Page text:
Do You See What Eye See?


[Roger Hanlon] We are in one gorgeous part
of the world. This is Lembeh Straits, it’s in the northern part of Indonesia.
A place called North Sulawesi. [Derya Akkaynak] This is the
number one place in the world to look for camouflaged animals. [Hanlon] We’re here on an expedition
that really is the culmination of an eight year odyssey and we have a
specialized instrument called a hyperspectral imager to see if we
can image camouflaged animals. [Akkaynak] The primary purpose
of this project is to gain a better understanding of the visual
world of animals. [Hanlon] The quest here is much larger
than just camouflage. What we’re really looking at are these broad questions of
how sophisticated nature is. The things that are going on out there that we’re
unaware of. One of the great questions is how did this invertebrate animal come to
evolve this complex looking brain and certainly diverse and complex behaviour. I’m Roger Hanlon, senior scientist at
the Marine Biological Laboratory in Woods Hole, Massachusetts. My specialty
is diving research on cephalopods that change colour and pattern. [Akkaynak] I’m Derya Akkaynak. I’m
an oceanographer and I specialize in underwater imaging. Using a hyperspectral
camera to study camouflage is actually really powerful in terms of
revealing mysteries. [Hanlon] An octopus or a cuttlefish
on a coral reef seems to have extraordinary camouflage. But you have to
remember that we’re making that judgement based on our cameras which are
all based on human vision only. [Akkaynak] The hyperspectral camera has
16 colour channels. Thats’s a lot more than the three we have as humans, so when
take the hyperspectral camera image, we use what we know about their predator
visual systems and we project hyperspectral images into an animal’s world. Then we can
see if the camouflage that looks so good to us is actually as effective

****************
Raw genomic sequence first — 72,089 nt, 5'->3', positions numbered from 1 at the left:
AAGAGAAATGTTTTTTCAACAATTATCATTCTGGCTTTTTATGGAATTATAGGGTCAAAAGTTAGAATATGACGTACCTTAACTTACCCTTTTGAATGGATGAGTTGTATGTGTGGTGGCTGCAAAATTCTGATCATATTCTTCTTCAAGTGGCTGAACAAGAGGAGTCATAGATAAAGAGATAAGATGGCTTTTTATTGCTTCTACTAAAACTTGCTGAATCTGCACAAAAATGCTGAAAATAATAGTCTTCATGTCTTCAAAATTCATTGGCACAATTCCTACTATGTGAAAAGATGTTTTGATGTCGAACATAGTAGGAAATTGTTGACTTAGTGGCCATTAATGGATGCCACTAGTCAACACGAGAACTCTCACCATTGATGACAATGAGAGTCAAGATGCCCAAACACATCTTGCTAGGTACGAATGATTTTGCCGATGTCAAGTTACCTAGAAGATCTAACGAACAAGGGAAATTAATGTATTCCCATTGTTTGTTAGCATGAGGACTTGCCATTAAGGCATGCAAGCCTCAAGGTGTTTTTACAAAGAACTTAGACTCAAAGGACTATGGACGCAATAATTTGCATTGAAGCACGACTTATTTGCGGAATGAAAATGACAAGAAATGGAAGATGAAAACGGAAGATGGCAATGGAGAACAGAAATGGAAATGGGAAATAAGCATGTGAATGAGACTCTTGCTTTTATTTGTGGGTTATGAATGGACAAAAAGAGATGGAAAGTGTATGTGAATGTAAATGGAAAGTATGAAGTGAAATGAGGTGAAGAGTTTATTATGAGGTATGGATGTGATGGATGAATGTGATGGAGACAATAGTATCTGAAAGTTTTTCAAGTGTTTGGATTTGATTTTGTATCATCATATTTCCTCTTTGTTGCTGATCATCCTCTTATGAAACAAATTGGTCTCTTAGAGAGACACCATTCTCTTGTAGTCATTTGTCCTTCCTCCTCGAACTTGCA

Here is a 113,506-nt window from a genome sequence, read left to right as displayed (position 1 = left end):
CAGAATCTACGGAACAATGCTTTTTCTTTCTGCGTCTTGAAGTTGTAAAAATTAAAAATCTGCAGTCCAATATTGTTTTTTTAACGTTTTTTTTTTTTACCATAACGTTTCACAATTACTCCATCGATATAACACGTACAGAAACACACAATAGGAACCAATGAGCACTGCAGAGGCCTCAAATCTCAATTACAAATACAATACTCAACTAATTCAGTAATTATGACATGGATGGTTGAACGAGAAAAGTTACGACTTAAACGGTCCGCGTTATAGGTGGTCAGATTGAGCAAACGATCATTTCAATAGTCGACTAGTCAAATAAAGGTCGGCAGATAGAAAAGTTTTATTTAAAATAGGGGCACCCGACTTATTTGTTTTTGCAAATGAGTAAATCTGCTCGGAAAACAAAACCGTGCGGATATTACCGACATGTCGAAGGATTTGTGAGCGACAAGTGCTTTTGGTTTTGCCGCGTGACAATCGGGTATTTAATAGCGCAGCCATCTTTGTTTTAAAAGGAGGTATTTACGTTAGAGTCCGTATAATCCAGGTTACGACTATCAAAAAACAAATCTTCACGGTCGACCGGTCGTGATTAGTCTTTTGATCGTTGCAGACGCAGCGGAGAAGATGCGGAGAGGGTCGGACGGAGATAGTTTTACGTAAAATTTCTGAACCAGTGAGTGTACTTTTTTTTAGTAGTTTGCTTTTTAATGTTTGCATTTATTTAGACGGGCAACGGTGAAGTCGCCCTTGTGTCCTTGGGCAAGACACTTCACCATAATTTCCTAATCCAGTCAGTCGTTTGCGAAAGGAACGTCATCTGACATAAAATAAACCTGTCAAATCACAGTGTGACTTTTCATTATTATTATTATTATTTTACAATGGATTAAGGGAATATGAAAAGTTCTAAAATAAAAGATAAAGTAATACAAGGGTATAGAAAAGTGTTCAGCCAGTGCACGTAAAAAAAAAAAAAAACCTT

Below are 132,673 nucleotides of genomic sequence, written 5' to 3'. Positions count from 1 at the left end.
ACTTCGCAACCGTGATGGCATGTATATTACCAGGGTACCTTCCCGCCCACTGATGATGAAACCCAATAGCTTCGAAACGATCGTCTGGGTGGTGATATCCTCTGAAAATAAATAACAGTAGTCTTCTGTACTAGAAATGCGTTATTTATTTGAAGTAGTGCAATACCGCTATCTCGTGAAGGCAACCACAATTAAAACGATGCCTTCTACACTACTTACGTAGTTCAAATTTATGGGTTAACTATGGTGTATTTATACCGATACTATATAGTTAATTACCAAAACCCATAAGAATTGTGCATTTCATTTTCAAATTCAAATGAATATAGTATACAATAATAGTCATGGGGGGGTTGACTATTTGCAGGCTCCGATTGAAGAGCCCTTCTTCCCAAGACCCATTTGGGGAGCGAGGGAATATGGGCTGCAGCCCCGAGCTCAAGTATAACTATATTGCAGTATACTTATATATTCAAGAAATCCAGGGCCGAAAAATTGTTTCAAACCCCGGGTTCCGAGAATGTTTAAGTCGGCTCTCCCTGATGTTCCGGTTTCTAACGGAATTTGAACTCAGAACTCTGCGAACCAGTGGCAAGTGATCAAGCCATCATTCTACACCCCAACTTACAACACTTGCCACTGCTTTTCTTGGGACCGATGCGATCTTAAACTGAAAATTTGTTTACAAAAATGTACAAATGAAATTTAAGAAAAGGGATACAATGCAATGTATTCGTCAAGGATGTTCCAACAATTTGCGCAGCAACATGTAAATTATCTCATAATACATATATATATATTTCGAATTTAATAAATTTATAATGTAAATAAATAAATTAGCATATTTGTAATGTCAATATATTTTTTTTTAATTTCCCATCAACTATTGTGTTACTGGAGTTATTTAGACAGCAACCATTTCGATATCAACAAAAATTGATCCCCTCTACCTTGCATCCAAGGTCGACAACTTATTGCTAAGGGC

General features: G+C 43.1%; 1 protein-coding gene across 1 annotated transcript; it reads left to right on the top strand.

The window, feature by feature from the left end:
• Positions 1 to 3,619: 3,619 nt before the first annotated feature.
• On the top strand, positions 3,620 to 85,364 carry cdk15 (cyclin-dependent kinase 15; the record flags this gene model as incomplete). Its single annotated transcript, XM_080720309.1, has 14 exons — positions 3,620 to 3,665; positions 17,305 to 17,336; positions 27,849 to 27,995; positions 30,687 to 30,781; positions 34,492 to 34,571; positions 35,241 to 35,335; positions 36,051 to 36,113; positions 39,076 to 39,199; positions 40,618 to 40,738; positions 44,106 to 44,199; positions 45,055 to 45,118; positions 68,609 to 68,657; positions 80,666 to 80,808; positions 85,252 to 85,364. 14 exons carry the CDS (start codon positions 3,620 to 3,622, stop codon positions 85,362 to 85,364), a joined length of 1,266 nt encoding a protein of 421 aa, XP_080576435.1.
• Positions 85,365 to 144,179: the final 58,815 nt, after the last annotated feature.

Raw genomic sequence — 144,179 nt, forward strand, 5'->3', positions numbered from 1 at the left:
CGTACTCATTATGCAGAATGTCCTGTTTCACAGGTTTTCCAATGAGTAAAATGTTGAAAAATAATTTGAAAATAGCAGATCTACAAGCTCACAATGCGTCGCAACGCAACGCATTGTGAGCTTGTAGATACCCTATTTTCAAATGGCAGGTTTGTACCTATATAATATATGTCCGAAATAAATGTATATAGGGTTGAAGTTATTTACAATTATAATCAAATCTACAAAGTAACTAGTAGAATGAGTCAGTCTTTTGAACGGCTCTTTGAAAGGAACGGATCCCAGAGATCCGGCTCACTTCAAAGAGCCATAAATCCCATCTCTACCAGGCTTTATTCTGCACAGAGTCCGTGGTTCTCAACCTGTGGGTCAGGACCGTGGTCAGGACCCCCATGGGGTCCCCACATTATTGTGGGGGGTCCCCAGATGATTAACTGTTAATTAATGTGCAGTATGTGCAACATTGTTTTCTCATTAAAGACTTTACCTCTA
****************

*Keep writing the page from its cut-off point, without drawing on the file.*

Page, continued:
to the predator as we think. [Hanlon] We’re making at least three
dives, if not four, per day for eight or nine days in a row. It’s very taxing, but
it’s exciting at the same time. Probably the highlight of this week has
been at a reef called Angel’s Window. We found the octopus up in the shallow part
which had beautiful, colourful coral and we had this fantastic sequence where the
animal was just moving on different colourful backgrounds, stopping and we
were getting gorgeous data. It was heaven to a biologist to see this animal changing
and doing its full repertoire of tricks with perfect colour in clear water. The machine locked up and we couldn’t
really get it going again. We took it back to the boat, we opened it up, we checked
all the connections, we checked the battery, and we just could not get it focusing back
and forth. Turns out one of the wires broke. Typical field work. Let’s hope. I’ve devoted my 40 years to this. I want
to know how life works. That’s what biologists do. If you look at brain
development on planet earth, the vertebrate line, which we’re apart of, creates really
incredibly complex brains. But if you look at an evolutionary tree, the last common
ancestor was a worm with very few neurons. And that’s where things split 500, 600 million
years ago. A basic question pops up at this point in time. Is the brain structure,
the fundamental brain structure of an octopus, different from that of the vertebrate
line? Down to the tiniest cortical structure that is processing information in a
different way, this could be a boon to the artificial intelligence community. Give
them a different way to approach this subject. New framework for testing ideas.
And really to inspire a different way to thinking about artificial intelligence. The equipment didn’t work very well we did
not get the data we wanted. So it was a little bit of a tragedy. Little tragedies
happen all the time in field research. [Akkaynak] The idea that there could
be another kind of intelligence and brain system out there is absolutely fascinating.
It’s remarkable how little we know about the brains of these animals that
mesmerize us all the time. [Hanlon] We’re all tied into this
floating thing we call planet Earth. We have to understand it better.

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